Comparing Uganda's indigenous soil classification system with World Reference Base and USDA Soil Taxonomy to predict soil productivity

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Kyebogola, Stewart
Semalulu, Onesimus
Yost, Russell
Tenywa, Moses
Kyomuhendo, Prossy
Smith, Christopher
Luswata, Charles
Major Professor
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Lenssen, Andrew
Professor Emeritus
Miller, Bradley
Associate Professor
Burras, C.
Morrill Professor
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The Department of Agronomy seeks to teach the study of the farm-field, its crops, and its science and management. It originally consisted of three sub-departments to do this: Soils, Farm-Crops, and Agricultural Engineering (which became its own department in 1907). Today, the department teaches crop sciences and breeding, soil sciences, meteorology, agroecology, and biotechnology.

The Department of Agronomy was formed in 1902. From 1917 to 1935 it was known as the Department of Farm Crops and Soils.

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  • Department of Farm Crops and Soils (1917–1935)

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This study examines three soil classification systems - Buganda, World Reference Base, and US Soil Taxonomy - in order to evaluate their relative strengths and feasibility for making linkages between them. Nine field sites and 16 pedons were considered across the soil landscapes of the Buganda catena. Each identified field pedon diagnostic horizons and characteristics were described and their soils analyzed using standard pedological techniques and measurements. To document the indigenous use of the Buganda classification system, interviews and discussions were held with farmer groups and local extension specialists. Using this local expertise, five local soil units were identified. We also identified two landscape toposequences with pedons that classified into six WRB Reference Soil Groups and five US Soil Taxonomic Suborders. While four local soil classes each mismatched with international systems' groups, Liddugavu (black) soil corresponded to Phaeozem (WRB) and Udolls (US Soil Taxonomy) and is consistently viewed as the most productive soil due to faster weed growth, diversity of crops it supports and its stable landscape location. Statistical comparisons indicated that the Buganda classes were more homogeneous and effective at separating variability of different soil properties than those of either the WRB Reference Soil Groups or US Soil Taxonomy Suborders. Integrating soil texture, pH and bases information in indigenous system methods could locally complement international classifications and linking the best of both systems would be ideal for the generation of a hybrid system. Our findings show that using the toposequence framework assists in comparing these systems in a way that is useful for scientists and local farmers.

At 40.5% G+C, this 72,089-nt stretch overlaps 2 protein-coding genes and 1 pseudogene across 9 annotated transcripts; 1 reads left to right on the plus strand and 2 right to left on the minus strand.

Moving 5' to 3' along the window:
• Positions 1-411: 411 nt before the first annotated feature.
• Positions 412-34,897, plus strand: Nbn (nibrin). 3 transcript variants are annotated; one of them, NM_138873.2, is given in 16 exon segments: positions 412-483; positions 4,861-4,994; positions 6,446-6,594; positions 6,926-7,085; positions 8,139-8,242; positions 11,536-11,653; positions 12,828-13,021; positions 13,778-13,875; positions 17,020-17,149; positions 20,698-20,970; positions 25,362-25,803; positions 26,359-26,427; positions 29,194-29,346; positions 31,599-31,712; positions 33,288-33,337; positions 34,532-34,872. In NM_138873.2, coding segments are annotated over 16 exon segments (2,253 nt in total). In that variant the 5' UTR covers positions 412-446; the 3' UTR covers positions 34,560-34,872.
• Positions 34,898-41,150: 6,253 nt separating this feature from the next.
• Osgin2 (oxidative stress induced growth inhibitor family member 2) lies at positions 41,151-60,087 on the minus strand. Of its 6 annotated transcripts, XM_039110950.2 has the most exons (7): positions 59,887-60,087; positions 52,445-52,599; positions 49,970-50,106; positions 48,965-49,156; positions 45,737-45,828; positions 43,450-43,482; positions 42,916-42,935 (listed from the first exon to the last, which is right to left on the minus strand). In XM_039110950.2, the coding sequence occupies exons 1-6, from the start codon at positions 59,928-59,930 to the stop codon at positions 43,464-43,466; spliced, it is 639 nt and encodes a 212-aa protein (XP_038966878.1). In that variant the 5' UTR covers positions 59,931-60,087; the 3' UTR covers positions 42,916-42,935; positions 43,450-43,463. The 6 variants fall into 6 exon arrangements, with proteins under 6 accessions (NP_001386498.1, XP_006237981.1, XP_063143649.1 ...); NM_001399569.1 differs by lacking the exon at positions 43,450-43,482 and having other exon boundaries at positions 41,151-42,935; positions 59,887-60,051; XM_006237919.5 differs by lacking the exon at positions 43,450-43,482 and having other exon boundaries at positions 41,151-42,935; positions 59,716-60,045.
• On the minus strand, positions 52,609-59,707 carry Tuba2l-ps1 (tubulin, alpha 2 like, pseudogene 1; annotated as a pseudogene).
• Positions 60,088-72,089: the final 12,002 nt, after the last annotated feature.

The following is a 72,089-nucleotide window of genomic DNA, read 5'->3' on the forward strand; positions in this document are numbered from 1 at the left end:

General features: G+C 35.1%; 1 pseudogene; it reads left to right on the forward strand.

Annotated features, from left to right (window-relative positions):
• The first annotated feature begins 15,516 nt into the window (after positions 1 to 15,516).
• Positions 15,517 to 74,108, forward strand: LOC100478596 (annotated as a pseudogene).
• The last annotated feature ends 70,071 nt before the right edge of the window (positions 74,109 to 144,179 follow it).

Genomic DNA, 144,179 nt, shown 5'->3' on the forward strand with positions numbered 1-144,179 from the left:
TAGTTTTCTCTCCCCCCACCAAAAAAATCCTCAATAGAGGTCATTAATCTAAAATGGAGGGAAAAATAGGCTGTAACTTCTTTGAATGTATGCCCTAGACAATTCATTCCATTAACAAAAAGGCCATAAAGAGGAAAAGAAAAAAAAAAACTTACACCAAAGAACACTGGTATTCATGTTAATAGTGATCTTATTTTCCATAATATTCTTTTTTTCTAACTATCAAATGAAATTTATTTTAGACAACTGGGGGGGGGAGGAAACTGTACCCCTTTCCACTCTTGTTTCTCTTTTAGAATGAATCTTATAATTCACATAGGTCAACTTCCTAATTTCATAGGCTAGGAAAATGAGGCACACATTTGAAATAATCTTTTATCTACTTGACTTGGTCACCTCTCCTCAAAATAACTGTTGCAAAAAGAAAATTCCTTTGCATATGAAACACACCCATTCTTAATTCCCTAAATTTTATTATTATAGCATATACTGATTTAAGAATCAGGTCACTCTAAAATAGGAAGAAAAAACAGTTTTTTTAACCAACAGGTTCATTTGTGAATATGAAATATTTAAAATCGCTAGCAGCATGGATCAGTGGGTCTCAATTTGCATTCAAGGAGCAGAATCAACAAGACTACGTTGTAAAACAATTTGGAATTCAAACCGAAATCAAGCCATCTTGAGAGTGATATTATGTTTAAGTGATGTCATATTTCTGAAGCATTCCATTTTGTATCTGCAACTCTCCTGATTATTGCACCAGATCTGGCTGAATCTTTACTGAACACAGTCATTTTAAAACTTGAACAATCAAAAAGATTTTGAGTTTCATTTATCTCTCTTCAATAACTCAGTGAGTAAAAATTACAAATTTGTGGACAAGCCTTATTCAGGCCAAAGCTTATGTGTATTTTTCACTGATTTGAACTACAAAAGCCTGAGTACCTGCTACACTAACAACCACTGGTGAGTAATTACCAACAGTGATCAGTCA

This article is published as Kyebogola, Stewart, Lee C. Burras, Bradley A. Miller, Onesimus Semalulu, Russell S. Yost, Moses M. Tenywa, Andrew W. Lenssen et al. "Comparing Uganda's indigenous soil classification system with world Reference Base and soil taxonomy." Geoderma Regional 22 (2020): e00296. doi: 10.1016/j.geodrs.2020.e00296.

Wed Jan 01 00:00:00 UTC 2020